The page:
Also according to the tour guide, the kings liked to build their palace in the same site. They expanded the original palace by adding more and more sections to it so that they could tell people, this section belonged to me, and that section belonged to my ancestors.   This could be one of the reasons why it looked so huge to us now.

This whole palace was now being restored. I hope they would also restore the gardens. 🙂   I’d love to see what the gardens originally looked like when plants and flowers blossomed there.

Persepolis… allowed me to travel back in time.

The investiture of Ardashir I (A.D. 224 – 39), at Naqsh-i Rustam

Darius the Great and his sons were buried here.

Opposite to their tombs stood a tower called Ka’bah of Zoroaster.  The reason why such a name was given to that tower was because people wrongly interpreted it as a fire temple.

The tower was built during the Achaemenid period.   It was believed that it was an important monument because Snapur I (A.D.239 – 70) recorded his genealogy, the extent of his empire, the victories he won over three Roman Emperors (Gordian III, Philip the Arab and Valerian), and also the names of his family members, courtiers and the religious endowments he had established for them.   All these were written in 3 languages: Parthian, Middle Persian and Greek. Where is the photo of this tower?   Well, you just have to go there and see it yourself.  🙂

After visiting the tower, walk down a slightly steep path and you will see what I show you here.

Ardashir was the son of Papak and grandson of Sasan.   He started his career as a military governor of Darabgerd.   But he rose in rebellion against the Parthian king, took Istakhr and other parts of Pars.   He was commented as ‘a military genius but a shrewd politician’.   He conquered the rest of Iran after all these and in A.D. 224, he overthrew Ardavan V, the last Arsacid ruler, at the Battle of Hormozdgan, and was later crowned in Cetesiphon as the King of Kings of Iran. He was thus the founder of the Sasanian empire, which lasted until 651. He commemorated his accession to the imperial throne in three rock cut investiture scenes: the photo you see here, at Firuzabad and at Naqsh-e Rajab grotto.  

After visiting the tombs of Darius The Great and his sons, we went to visit the tomb of Cyrus the Great.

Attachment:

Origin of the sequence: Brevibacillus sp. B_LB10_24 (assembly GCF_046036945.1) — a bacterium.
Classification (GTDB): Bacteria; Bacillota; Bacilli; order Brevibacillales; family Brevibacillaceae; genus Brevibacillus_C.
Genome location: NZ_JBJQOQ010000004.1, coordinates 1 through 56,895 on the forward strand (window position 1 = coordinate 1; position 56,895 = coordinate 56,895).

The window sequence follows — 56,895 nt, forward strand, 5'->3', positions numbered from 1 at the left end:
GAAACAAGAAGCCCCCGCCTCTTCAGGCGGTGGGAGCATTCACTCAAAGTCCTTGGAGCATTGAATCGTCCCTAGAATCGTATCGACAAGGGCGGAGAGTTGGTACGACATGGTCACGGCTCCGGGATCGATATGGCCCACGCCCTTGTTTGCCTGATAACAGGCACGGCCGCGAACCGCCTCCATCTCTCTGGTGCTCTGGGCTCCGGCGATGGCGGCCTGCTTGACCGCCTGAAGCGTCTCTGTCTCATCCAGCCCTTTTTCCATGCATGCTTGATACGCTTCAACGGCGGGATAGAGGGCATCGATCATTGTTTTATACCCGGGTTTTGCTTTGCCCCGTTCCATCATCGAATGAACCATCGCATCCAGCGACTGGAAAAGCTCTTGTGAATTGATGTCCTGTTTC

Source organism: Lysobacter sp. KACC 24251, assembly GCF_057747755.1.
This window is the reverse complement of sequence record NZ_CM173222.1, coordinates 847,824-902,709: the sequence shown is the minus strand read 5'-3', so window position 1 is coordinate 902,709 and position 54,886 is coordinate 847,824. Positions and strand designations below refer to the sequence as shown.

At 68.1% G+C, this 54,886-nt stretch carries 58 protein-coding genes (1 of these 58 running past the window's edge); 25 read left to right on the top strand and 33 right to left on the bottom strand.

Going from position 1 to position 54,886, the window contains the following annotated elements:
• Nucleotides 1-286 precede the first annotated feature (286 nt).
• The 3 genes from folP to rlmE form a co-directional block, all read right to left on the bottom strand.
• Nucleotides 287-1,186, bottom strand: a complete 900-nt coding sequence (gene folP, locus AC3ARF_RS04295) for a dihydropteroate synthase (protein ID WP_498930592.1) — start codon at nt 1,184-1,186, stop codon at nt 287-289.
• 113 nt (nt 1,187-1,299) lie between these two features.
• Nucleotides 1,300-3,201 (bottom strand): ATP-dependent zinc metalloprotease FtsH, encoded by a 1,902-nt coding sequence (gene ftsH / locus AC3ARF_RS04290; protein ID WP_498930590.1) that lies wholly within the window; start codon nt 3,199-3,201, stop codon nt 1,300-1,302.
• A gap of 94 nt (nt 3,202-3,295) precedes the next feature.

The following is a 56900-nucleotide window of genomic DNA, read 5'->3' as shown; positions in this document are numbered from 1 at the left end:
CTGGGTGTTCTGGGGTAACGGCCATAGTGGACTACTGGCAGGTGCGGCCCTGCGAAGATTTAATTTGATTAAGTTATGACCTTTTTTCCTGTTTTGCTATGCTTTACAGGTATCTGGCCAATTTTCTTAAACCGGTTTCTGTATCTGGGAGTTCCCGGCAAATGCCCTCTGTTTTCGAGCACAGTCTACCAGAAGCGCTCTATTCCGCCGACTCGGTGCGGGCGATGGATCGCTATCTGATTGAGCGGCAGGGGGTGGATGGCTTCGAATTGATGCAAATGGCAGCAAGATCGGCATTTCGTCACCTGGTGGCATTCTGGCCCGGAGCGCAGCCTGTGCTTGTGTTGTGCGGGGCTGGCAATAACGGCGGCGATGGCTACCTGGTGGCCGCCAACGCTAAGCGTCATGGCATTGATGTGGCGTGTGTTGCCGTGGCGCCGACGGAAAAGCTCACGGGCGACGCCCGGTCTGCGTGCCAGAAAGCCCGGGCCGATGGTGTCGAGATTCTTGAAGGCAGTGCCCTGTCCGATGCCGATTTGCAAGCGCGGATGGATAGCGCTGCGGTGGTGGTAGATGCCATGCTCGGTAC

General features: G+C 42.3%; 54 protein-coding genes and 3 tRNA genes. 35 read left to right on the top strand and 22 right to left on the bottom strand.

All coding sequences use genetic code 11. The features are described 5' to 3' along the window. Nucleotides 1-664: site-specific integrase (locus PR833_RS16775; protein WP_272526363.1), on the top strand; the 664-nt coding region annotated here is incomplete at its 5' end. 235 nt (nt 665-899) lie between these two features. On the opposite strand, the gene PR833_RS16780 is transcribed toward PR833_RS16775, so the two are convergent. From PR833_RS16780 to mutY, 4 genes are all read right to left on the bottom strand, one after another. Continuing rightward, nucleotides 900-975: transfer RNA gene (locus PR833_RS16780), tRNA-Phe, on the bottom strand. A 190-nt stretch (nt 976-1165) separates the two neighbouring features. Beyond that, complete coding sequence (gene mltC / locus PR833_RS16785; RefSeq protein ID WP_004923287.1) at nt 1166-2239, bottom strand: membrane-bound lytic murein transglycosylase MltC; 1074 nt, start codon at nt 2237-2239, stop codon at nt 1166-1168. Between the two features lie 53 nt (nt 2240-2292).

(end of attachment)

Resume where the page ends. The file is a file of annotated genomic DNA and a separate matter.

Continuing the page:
Cyrus was the king before Darius I, from 550 B.C. to 530 B.C. Cyrus was a member of the Passargad tribe. He revolted against Ajdahak, the Median monarch of the time, in protest to the dominance of the aristocratic class. Cyrus’s mother, i.e. Ajdahak’s daughter, managed to unite 10 Persian tribes and overthrew the Median Dynasty. This marked the birth of the Achaemenian Dynasty. – source from ‘The Traveller’s Guide To Iran’ by Dr. Ali Rahimpoor.

Unfortunately, when we visited the tomb of Cyrus the Great, it was being restored and we could only see a lot of sticks supporting the tomb.

According to some historians, the tomb originally stood in the middle of a vast park made up of various royal gardens. But what we could see now was a desolate, barren, dry, dusty, sandy, basically a desert-like area.

There was a single entrance at the front of the tower which led you into a cellar wherein the body of Cyrus was placed inside a golden coffin on a golden throne next to his weapon and valuables, however, all of which were destroyed during Alexander’s invasion of Persia.

Dust returns to dust.

We didn’t stay there for too long.  The sun was very strong so was the wind.

Not long after that, we headed to Gate House. 

On all the pillars at Gate House, we found a trilingual cuneiform inscription which read ‘I am Cyrus the king, an Achaemenid’.   One of the languages used was Babylonian.

I wonder what Cyrus was like. It seems to me that he was very proud of himself, and being an Achaemenid.

Trace of looting. It was a man wearing an Elamite dress. See the holes in the dress?  There used to be gold buttons there but they were looted during Alexander’s invasion.

It was very tiring to join a tour especially one with such a hectic itinerary but I was glad it was quite informative. The tour guide did a very good job. Maybe it was because back in 2006, Iran started welcoming foreign tourists and so the tour guide wanted to give us a good impression and filled us in as much information as possible. I remember he was a bit annoyed when he saw us taking photos. In the end, he said, ‘I will give you time to take photos after I finish explaining.’ Nowadays, we can find all the information on the internet and it is so much easier to travel (compared to the time when I started travelling in the 90’s).  What will the roles be as a tour guide? How will the entire travel industry change?  Domestic travel will definitely thrive and eventually international travel will return. This sounds like the conclusion that the other two volunteers and I drew in our sharing session a few months ago.

People still like to travel around the earth like what our ancestors did millions of years ago.

It looks like we haven’t changed much.

3 September 2006